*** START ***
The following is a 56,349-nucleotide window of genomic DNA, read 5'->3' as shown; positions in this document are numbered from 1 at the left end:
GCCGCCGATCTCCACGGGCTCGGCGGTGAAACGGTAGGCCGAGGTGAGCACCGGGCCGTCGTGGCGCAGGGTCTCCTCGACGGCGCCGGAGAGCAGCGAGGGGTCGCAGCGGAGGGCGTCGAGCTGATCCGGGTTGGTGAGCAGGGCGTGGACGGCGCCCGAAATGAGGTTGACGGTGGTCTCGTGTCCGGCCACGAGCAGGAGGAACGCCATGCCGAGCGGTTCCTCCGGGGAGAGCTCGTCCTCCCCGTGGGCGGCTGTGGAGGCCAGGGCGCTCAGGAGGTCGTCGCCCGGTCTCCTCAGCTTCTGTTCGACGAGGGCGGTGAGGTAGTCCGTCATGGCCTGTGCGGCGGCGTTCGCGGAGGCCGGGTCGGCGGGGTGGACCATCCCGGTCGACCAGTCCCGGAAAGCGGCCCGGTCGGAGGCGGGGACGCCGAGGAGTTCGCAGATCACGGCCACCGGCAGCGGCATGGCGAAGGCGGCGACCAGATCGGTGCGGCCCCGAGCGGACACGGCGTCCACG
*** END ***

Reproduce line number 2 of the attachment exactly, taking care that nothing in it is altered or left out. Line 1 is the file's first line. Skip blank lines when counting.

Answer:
GCCGCCGATCTCCACGGGCTCGGCGGTGAAACGGTAGGCCGAGGTGAGCACCGGGCCGTCGTGGCGCAGGGTCTCCTCGACGGCGCCGGAGAGCAGCGAGGGGTCGCAGCGGAGGGCGTCGAGCTGATCCGGGTTGGTGAGCAGGGCGTGGACGGCGCCCGAAATGAGGTTGACGGTGGTCTCGTGTCCGGCCACGAGCAGGAGGAACGCCATGCCGAGCGGTTCCTCCGGGGAGAGCTCGTCCTCCCCGTGGGCGGCTGTGGAGGCCAGGGCGCTCAGGAGGTCGTCGCCCGGTCTCCTCAGCTTCTGTTCGACGAGGGCGGTGAGGTAGTCCGTCATGGCCTGTGCGGCGGCGTTCGCGGAGGCCGGGTCGGCGGGGTGGACCATCCCGGTCGACCAGTCCCGGAAAGCGGCCCGGTCGGAGGCGGGGACGCCGAGGAGTTCGCAGATCACGGCCACCGGCAGCGGCATGGCGAAGGCGGCGACCAGATCGGTGCGGCCCCGAGCGGACACGGCGTCCACG